Using Routing Protocols

Updated: April 30, 2010

Applies To: Windows Server 2008, Windows Server 2008 R2

If you use Routing Information Protocol (RIP) version 1 or 2 in your site, you can add and configure the RIP routing protocol components of RRAS so that a demand-dial router participates in the propagation of routing information as a dynamic router. As an efficient alternative to manually configuring static routes, you can use routing protocols on each LAN interface and on each demand-dial interface that is used for a persistent site-to-site connection. You must configure dynamic routing protocols for each new router so that it can participate in the dynamic routing architecture and share its subnets.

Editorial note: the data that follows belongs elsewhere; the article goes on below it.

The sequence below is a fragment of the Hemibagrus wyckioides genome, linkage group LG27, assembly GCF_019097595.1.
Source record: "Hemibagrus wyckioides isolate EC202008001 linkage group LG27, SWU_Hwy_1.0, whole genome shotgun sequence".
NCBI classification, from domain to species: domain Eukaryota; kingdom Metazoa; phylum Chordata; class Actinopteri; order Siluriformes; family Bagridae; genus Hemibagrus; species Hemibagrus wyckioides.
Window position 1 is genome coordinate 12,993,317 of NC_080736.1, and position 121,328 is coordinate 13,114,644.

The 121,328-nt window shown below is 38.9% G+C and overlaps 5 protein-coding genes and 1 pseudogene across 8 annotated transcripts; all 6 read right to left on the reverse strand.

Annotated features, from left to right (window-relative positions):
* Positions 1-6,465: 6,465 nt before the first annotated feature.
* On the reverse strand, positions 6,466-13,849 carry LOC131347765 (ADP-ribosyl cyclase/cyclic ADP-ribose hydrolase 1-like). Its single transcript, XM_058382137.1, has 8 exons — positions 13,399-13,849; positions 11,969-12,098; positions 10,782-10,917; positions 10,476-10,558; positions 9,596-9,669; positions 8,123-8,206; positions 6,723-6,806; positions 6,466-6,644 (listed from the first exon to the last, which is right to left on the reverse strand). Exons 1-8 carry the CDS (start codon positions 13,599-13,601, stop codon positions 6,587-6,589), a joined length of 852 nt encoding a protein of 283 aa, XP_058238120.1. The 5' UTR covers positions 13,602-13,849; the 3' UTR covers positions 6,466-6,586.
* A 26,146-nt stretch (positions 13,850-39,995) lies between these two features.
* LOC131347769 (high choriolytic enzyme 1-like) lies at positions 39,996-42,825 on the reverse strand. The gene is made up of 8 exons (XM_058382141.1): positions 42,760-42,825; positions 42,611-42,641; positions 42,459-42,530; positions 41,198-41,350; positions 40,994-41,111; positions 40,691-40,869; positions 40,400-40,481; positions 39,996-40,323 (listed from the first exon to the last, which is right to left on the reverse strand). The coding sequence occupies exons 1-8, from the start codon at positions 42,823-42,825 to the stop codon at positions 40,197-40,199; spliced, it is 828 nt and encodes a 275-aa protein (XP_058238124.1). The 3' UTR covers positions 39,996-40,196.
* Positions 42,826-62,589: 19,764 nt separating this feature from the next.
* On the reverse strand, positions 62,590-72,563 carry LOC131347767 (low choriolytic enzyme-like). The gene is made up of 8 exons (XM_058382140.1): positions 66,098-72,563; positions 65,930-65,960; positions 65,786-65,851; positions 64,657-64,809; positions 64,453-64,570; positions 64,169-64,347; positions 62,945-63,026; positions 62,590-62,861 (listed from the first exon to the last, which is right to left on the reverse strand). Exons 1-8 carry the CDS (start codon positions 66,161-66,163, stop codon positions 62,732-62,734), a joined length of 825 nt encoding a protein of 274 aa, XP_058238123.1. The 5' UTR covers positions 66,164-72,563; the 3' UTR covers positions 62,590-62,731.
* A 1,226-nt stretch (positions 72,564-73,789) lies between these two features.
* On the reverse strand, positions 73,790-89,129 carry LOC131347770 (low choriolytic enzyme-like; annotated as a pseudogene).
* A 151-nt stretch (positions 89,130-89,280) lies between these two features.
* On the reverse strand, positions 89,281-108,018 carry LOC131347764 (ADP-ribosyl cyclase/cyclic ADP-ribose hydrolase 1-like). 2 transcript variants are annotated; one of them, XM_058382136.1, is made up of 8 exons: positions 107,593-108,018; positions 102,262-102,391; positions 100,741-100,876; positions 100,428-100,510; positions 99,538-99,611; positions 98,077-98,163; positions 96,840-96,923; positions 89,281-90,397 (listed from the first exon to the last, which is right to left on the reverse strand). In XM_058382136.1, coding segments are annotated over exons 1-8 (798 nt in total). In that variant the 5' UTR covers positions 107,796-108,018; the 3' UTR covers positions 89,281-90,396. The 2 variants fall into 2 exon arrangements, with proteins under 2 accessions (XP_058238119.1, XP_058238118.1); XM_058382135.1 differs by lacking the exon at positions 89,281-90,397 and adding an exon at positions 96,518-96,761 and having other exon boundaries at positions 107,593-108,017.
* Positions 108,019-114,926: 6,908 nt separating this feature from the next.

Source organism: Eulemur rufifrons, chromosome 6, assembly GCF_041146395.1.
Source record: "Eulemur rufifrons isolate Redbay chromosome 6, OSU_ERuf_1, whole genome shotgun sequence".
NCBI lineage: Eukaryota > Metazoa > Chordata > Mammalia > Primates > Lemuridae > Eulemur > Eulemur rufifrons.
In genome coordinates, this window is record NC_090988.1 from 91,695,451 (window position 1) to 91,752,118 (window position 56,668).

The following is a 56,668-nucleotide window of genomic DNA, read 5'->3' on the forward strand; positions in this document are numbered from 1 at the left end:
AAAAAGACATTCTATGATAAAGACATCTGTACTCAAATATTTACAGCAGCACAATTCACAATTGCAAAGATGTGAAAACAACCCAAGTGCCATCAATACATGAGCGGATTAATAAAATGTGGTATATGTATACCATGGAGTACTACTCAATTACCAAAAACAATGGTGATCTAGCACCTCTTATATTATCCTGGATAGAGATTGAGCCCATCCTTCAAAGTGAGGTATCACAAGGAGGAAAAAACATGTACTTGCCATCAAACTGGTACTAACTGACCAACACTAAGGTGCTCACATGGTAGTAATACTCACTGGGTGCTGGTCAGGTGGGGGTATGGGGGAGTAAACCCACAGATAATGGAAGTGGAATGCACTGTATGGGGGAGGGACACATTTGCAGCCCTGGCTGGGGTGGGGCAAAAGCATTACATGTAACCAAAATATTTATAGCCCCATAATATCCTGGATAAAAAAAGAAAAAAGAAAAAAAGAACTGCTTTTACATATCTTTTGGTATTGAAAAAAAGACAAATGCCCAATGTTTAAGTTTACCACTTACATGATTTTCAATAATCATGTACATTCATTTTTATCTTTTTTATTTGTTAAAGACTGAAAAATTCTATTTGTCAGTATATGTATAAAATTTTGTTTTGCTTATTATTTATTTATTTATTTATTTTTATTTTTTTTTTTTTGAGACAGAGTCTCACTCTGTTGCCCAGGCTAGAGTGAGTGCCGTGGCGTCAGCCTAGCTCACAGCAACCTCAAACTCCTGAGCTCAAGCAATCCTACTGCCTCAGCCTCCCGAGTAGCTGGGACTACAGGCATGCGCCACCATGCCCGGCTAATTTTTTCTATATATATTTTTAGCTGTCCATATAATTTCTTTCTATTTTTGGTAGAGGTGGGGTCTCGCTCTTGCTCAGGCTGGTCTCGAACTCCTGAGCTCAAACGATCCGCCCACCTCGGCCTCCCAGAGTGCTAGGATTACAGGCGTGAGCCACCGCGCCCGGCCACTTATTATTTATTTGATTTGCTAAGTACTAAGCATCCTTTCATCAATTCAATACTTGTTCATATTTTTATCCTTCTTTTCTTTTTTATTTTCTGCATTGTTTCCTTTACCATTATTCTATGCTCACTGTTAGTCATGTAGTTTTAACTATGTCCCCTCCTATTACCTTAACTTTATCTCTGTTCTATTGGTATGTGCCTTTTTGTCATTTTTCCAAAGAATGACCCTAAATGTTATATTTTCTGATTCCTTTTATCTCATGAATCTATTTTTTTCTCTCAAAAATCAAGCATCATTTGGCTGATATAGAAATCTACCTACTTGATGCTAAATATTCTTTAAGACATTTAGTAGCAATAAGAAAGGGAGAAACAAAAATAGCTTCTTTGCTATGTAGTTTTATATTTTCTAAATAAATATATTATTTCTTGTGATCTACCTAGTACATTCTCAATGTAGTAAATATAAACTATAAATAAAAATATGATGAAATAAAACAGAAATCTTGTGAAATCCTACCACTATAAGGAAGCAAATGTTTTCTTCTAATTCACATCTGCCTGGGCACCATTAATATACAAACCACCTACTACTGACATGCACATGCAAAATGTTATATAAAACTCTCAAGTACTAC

If you use a routing protocol other than RIP, such as Enhanced Interior Gateway Routing Protocol (EIGRP), configure the neighboring Cisco router for RIP on the interface connected to the subnet that contains the dial-up or VPN router, and then configure EIGRP on all other interfaces. You must also configure the neighboring Cisco router to redistribute the EIGRP routes into the RIP routing tables.

Do not use routing protocols across an on-demand site-to-site connection. The periodic announcements that most routing protocols use to propagate routing information cause one demand-dial router to call another each time an announcement occurs. For example, RIPv1, by default, announces routing information every 30 seconds. If the router incurs a long-distance charge every 30 seconds, the phone bill that results defeats the cost savings that an on-demand link is designed to provide. Instead, add static routes for network IDs that are available across the demand-dial interface to the routing table of each demand-dial router. For more information, see Configure Static Routes in the RRAS Deployment Guide.

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